The dust has finally settled from Amazon’s CamperForce, with my last check having been deposited on the 4th. You know what this means, final review time. First and perhaps most importantly, the money.
Total made (in 11 weeks and 2 days): $4617.81
First paycheck (2 half days for orientation): $72
Average of 2nd thru 4th paychecks (all 80ish hours): $695.15
Average of 5th and 6th paychecks (both 90ish hours): $816.62
7th paycheck (50 hours + $1/hr bonus for every hour worked): $827.13
Mind you this was take home pay after taxes, filing Single with no exemptions. I also worked at the Coffeyville site and the overnight shift, so I was making $11.00 an hour (with the bonus at the end though, I effectively made $12.00 per hour for sticking out the whole season).
I already mentioned this before in a previous post, but I managed to save more per month working here than at any other job I’ve ever held, including the ones where I made more per hour, because the cost of living was so much lower. Since Amazon pays for the campsite and utilities, that cuts costs down a lot and needs to be factored into the money equation.
I have more money in the bank than I did when I left Bluffton to go full-timing back in September, and I got to spend 2-3 weeks traveling and seeing the sights between South Carolina and Kansas, and then another 2 weeks up here in Wisconsin visiting friends and family, something that wouldn’t have been possible with a traditional job. That’s 5 weeks of “vacation” with 11.5 weeks of working. Yes, I’ll say that on the money front, this was a big win and proves that full-time RVing pre-retirement is indeed a viable way to live if you’re smart about it.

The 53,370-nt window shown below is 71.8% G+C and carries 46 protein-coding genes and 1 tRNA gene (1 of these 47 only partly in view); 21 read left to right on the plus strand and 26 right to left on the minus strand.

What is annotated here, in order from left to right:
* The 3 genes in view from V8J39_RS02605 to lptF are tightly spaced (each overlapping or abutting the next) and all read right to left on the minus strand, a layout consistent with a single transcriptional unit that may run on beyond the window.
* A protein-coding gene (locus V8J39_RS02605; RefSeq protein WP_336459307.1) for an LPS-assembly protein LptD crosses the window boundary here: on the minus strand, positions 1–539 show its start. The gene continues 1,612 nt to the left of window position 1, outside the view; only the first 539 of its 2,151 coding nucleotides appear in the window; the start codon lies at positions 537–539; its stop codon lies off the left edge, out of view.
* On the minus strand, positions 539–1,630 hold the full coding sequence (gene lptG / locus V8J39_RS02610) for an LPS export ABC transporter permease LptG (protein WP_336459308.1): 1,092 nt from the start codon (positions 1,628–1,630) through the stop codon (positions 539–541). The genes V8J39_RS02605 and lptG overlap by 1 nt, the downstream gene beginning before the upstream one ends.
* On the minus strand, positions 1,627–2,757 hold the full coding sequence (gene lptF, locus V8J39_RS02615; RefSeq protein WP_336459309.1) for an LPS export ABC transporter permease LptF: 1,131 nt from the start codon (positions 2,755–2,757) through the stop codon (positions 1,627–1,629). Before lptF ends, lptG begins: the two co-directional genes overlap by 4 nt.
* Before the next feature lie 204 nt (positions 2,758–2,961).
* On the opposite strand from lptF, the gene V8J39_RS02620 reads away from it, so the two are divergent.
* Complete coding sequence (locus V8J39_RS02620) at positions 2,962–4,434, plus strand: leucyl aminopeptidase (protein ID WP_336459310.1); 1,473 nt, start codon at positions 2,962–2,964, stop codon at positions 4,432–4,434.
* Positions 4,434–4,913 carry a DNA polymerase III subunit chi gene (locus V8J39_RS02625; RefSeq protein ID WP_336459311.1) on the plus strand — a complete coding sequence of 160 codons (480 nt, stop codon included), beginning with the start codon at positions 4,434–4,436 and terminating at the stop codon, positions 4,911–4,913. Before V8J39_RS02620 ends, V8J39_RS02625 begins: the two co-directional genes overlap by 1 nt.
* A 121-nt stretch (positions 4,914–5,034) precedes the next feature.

I have always favored work where I’ve been on my feet all day and had a fair bit of physical activity, so working at Amazon wasn’t too hard for me personally. I am glad I purchased a good pair of walking shoes for the job, and I may have occasionally went home with sore feet, but not horribly so. I never had problems with sore anything else, and by the next day my feet were always fine again. I did usually get home tired, I think 10 hours on your feet working overnight will do that. Your mileage will vary depending on your level of fitness.
Also of note: I aimed for (and most often achieved) getting between 100-105% of my personal stowing goal every night. This kept supervisors and managers off my back, but I didn’t go out of my way to do more than this. There is no bonus for going above and beyond, and it being a temp position there was no need to impress anyone in hopes of a raise or promotion. Some of you might find this a practical approach, and some might find it appalling to not give it your personal best, but I’m just stating it as a point of comparison: At 100-105% to goal, I would occasionally go home with sore feet. If I’d pushed harder (and yes, I could have) it would have been more physically draining. For the record, I feel there are a lot of things in life worth giving your all, but for me this wasn’t one of them.